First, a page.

The Irish government has warned that unless it receives a written commitment from the UK that there will be no return to a physical border in Ireland it will block Brexit talks from proceeding to the next phase of negotiations. The demand was made by Irish Taoiseach Leo Varadkar in Gothenburg on Friday morning where he met Prime Minister Theresa May on the sidelines of an EU social summit.
“We’ve been given assurances that there will be no hard border in Ireland, that there won’t be any physical infrastructure, that we won’t go back to the borders of the past,” Varadkar said. “We want that written down in practical terms in the conclusions of phase one.” Settling the question of the Northern Irish border with the Republic – which will become the UK’s only land border with the EU once it leaves the bloc – is one of three issues that Ireland and the rest of the EU want to see addressed before moving on to talks about the UK’s future trade relationship with Brussels. The other two areas concern Britain’s financial settlement with the EU and the rights of EU citizens living in the UK and those of British citizens in Europe.
Varadkar’s statements were echoed by Irish Minister for Foreign Affairs Simon Coveney after a meeting with British Foreign Secretary Boris Johnson in Dublin. “We all want to move on to phase two of the Brexit negotiations, but we are not in a place right now that allows us to do it,” Coveney said. The Irish foreign minister also poured cold water on the UK’s “aspiration” to leave the customs union whilst avoiding the need for a hard border being in Ireland. “We simply don’t see how we can avoid border infrastructure,” Coveney said. “Once standards change it creates differences between the two jurisdictions and a different rule book. When you have a different rule book you are starting to go down the route of having to have checks.”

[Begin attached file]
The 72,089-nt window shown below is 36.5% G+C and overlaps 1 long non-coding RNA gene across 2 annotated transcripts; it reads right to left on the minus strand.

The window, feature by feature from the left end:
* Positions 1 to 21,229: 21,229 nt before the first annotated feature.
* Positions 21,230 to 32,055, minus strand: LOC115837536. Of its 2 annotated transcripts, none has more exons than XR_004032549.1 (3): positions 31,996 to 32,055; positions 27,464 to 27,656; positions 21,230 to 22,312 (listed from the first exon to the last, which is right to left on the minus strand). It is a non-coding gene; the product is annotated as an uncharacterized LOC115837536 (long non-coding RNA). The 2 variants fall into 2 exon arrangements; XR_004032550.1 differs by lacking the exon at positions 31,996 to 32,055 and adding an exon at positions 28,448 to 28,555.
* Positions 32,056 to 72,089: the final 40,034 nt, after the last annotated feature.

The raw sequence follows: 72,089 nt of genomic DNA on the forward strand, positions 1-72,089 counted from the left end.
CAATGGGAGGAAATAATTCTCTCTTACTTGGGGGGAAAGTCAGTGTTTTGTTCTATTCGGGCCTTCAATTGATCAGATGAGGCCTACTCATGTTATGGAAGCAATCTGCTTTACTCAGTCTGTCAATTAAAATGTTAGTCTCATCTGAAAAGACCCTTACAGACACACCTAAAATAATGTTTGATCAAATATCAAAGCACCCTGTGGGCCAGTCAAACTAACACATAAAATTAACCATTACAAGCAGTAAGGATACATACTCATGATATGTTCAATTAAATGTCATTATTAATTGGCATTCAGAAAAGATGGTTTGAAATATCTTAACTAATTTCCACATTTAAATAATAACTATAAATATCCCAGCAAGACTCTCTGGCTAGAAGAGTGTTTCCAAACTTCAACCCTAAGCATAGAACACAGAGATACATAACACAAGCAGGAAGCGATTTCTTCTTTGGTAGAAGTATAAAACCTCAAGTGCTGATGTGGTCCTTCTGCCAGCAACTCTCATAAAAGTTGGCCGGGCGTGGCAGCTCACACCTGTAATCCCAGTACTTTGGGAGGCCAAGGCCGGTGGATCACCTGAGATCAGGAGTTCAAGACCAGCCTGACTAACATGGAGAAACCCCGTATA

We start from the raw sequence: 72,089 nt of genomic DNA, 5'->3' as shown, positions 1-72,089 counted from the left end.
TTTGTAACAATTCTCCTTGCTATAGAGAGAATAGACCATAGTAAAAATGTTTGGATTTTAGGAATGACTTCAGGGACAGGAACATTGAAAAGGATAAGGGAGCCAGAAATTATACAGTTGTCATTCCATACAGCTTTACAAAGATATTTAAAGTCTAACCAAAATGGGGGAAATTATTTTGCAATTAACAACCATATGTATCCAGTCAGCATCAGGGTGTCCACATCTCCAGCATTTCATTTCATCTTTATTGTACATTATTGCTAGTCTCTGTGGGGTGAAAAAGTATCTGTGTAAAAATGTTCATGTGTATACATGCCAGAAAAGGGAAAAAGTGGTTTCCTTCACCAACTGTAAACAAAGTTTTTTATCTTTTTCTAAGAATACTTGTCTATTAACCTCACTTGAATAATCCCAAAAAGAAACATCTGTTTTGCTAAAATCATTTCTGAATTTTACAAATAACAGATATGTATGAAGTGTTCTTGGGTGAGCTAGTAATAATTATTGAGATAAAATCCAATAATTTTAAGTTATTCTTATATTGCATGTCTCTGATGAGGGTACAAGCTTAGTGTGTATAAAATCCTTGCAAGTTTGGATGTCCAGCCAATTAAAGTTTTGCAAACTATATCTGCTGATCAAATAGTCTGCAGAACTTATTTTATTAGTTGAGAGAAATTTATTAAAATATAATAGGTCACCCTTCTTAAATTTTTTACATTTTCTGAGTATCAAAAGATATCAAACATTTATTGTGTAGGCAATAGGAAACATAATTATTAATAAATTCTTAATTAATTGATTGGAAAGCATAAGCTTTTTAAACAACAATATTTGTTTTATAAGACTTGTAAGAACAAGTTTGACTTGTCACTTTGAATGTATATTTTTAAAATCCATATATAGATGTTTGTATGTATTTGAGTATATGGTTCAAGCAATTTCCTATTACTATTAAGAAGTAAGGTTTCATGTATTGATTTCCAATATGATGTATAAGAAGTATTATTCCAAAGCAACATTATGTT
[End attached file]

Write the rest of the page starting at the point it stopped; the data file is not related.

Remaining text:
EU papers leaked during the week suggested that a deal would have to be made that allowed Northern Ireland to remain within the customs union, a position that was swiftly rejected by the British government.